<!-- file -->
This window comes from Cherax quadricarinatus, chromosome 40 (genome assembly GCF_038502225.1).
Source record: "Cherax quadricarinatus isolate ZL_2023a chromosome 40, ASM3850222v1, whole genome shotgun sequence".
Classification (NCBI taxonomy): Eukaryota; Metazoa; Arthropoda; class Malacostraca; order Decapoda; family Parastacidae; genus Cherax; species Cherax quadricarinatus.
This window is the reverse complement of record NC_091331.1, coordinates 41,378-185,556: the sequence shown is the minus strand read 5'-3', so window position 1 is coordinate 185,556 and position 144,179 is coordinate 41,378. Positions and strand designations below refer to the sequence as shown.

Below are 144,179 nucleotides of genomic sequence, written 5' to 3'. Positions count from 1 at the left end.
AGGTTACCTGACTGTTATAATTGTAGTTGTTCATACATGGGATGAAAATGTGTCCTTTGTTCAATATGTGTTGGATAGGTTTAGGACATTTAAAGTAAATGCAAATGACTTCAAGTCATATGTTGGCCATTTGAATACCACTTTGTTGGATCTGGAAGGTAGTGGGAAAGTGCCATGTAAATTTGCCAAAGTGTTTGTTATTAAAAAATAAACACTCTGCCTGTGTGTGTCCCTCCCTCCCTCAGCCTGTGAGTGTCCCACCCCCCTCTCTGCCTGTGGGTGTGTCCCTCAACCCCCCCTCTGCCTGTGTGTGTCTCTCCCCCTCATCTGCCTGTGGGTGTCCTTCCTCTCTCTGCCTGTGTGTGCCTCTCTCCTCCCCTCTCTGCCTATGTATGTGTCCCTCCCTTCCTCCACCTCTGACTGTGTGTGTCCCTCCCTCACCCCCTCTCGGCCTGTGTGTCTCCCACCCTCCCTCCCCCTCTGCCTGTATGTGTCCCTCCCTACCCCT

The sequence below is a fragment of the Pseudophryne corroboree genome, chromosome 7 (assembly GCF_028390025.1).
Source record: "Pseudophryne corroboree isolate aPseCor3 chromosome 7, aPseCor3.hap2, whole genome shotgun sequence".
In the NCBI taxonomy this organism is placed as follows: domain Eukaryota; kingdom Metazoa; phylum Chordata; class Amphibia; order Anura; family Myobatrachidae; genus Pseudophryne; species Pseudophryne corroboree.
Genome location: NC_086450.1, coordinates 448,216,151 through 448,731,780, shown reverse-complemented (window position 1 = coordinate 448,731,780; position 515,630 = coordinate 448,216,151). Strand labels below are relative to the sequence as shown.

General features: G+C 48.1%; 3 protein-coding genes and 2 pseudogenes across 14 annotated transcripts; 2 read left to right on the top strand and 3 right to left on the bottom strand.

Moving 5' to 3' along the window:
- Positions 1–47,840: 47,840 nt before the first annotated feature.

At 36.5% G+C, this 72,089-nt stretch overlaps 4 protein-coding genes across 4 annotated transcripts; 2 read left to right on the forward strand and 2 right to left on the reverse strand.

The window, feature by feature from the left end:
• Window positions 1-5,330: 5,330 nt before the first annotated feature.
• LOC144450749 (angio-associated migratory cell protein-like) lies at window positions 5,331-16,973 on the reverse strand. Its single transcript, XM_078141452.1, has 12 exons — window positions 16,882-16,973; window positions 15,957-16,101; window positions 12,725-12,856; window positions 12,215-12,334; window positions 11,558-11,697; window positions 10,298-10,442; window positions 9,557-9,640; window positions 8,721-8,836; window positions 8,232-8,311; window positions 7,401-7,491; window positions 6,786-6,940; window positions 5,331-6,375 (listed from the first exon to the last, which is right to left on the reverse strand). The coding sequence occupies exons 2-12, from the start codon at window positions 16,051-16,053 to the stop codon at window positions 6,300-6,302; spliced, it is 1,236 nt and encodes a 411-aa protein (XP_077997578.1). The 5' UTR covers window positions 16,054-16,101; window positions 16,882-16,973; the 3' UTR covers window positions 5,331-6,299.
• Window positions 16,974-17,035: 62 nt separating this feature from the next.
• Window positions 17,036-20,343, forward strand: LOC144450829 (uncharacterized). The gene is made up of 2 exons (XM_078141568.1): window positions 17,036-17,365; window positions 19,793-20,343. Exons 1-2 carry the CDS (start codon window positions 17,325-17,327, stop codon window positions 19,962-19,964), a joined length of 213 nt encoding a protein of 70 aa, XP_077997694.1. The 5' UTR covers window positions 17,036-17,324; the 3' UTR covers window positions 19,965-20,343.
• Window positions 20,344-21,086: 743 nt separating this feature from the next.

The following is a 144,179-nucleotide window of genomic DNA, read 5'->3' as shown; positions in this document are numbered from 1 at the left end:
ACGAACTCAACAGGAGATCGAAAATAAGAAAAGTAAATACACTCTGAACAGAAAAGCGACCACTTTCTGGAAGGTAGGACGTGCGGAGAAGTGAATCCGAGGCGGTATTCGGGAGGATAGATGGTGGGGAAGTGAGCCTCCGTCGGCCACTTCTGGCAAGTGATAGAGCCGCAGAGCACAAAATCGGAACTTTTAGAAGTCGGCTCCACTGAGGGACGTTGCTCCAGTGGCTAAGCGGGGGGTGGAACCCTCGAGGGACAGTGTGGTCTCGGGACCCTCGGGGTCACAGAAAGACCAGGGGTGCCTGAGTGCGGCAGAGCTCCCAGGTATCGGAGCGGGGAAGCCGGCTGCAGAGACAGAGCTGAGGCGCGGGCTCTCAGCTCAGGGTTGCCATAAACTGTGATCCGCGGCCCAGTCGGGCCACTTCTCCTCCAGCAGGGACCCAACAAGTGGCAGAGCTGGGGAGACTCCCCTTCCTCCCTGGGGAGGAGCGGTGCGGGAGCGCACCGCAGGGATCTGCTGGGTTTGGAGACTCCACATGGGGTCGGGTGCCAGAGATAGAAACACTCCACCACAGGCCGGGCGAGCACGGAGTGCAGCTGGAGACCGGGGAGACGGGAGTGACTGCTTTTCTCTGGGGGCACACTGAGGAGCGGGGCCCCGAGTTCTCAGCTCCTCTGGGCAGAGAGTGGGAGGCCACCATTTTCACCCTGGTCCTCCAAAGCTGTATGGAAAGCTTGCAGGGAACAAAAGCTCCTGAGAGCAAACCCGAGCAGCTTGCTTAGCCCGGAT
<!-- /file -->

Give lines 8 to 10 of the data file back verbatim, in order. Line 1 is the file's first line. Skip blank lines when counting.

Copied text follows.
Source record: "Pseudophryne corroboree isolate aPseCor3 chromosome 7, aPseCor3.hap2, whole genome shotgun sequence".
In the NCBI taxonomy this organism is placed as follows: domain Eukaryota; kingdom Metazoa; phylum Chordata; class Amphibia; order Anura; family Myobatrachidae; genus Pseudophryne; species Pseudophryne corroboree.
Genome location: NC_086450.1, coordinates 448,216,151 through 448,731,780, shown reverse-complemented (window position 1 = coordinate 448,731,780; position 515,630 = coordinate 448,216,151). Strand labels below are relative to the sequence as shown.